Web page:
A changing climate, political and otherwise, in Sandy's wake
November 2, 2012
Written By Ross Capon
Our thoughts and prayers are with those whose lives have been shattered or seriously upset by the superstorm of which Hurricane Sandy was the key element. We can sympathize with an exhausted Gov. Christie (R-NJ) who said yesterday on Fox & Friends, "I've got 2.4 million people out of power. I've got devastation on the shore. I've got floods in the northern part of my state. If you think right now I give a damn about presidential politics then you don't know me."
For those of us lucky enough to have escaped harm from Sandy, it is not too early to ask what this horrific event means and how it affects our advocacy.
Many of us have believed for some time that climate change is a serious issue and that it is exacerbated by a transportation system that emits too much carbon. The media has done a fair job of reporting this, though the need to show “balance” even when the science is not “balanced” sometimes gets in the way. One element in any plan to reduce carbon emissions of course is to expand trains and public transportation.
But we have also known that climate change references are a turn-off for some audiences. That may be changing. Chris Core is a “non-staff member” at the conservative Heritage Foundation. Consider the main part of his minute-long commentary today on Washington's WTOP News Radio. (You can hear it all here.)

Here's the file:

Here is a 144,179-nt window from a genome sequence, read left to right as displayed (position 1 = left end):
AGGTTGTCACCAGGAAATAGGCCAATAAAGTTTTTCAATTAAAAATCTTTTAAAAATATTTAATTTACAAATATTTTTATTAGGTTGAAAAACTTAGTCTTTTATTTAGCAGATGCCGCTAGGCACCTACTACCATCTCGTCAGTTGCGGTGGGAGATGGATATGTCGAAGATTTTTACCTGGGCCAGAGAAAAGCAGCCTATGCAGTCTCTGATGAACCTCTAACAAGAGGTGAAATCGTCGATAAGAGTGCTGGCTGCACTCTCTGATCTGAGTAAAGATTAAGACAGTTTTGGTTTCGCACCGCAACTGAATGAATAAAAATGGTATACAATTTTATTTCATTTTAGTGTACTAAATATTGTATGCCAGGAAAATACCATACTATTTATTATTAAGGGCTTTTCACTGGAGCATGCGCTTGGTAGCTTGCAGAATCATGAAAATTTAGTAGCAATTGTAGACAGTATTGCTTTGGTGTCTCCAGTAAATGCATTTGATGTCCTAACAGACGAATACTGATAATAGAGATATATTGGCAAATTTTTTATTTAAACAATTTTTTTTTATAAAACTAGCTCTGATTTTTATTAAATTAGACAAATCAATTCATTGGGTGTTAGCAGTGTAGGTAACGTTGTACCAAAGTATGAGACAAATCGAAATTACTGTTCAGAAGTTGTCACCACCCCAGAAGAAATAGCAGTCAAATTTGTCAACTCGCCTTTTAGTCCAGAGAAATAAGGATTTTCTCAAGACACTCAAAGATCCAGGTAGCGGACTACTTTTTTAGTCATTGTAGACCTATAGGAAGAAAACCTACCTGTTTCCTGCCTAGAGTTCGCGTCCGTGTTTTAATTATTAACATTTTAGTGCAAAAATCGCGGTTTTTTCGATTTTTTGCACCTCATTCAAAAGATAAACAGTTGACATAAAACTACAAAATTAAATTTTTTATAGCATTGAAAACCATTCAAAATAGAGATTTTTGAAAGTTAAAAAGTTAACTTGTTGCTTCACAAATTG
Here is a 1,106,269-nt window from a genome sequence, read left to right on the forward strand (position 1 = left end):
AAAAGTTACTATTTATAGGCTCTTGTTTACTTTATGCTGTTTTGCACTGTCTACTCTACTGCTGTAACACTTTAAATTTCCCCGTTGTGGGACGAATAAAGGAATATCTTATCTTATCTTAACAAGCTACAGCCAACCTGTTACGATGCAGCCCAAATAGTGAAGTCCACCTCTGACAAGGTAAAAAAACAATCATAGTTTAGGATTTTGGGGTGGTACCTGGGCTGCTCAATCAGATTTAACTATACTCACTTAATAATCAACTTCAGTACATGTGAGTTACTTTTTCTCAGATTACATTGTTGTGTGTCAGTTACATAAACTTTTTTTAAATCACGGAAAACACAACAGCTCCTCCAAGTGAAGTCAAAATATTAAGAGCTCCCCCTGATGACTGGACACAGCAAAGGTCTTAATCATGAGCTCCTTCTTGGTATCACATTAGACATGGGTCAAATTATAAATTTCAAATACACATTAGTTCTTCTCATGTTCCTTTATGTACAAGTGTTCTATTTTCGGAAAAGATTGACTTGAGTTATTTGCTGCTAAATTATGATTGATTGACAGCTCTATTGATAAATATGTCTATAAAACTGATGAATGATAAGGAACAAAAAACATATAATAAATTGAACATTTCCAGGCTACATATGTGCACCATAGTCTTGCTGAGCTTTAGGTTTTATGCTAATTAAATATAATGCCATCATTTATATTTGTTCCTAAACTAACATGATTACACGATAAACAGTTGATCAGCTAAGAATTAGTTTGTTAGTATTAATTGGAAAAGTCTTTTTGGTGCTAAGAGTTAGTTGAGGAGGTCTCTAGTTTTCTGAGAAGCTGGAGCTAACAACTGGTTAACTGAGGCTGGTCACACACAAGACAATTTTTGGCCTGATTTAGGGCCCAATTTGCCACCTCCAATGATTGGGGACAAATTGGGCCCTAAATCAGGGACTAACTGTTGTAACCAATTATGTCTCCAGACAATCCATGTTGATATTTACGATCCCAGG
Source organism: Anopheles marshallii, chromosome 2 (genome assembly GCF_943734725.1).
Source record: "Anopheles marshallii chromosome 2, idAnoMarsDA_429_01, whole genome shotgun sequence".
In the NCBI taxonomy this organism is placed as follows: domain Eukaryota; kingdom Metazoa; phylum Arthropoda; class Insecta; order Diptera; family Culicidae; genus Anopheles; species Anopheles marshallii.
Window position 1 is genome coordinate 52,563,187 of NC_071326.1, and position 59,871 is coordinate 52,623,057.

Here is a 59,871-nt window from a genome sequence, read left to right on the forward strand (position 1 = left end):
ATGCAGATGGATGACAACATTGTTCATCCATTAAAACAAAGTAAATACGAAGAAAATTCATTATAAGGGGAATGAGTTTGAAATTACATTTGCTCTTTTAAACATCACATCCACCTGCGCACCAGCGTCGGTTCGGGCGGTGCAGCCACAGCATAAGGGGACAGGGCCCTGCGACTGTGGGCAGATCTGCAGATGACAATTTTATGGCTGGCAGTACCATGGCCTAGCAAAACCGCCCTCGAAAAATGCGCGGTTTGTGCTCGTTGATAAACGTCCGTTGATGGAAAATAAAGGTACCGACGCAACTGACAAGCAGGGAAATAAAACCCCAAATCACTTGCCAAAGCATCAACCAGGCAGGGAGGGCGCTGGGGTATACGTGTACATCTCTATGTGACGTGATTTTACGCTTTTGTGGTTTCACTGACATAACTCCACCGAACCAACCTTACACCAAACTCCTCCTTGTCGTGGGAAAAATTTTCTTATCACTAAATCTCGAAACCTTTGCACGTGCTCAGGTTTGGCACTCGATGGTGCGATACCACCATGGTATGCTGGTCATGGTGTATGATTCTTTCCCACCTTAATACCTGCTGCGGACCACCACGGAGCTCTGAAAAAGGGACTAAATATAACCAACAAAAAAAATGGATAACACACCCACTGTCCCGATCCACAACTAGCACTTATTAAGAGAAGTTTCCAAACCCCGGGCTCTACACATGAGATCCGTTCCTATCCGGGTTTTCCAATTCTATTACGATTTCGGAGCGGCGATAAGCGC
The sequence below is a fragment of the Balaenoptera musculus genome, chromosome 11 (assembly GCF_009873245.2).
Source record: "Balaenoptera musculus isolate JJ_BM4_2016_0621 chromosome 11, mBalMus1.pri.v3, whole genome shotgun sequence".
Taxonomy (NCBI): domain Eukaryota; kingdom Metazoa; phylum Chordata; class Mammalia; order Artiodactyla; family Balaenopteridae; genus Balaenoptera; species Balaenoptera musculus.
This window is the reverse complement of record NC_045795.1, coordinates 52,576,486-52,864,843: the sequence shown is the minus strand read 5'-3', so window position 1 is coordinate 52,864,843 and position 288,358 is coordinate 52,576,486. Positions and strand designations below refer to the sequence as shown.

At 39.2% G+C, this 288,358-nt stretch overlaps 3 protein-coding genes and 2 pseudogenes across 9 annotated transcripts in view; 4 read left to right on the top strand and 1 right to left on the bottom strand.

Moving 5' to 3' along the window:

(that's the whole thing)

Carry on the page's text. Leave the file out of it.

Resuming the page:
After noting how lucky the Washington DC area was to miss the brunt of Sandy, Core said, “All of these over-the-top weather events of the past couple of years—snowmageddon, the derecho, Hurricanes Sandy and Irene, the record hot summers, the violent thunderstorms—any one of them alone might just be a natural occurrence but, taken as a whole, they’re disturbing. These are the kind of events Al Gore predicted in his movie, An Inconvenient Truth. Some people scoffed at Gore’s thesis. I found it interesting but frankly too terrible to relate to. But now, well, maybe we should all re-watch his movie, just in case these weird weather oddities are a warning. Keeping an open mind is a Core value.”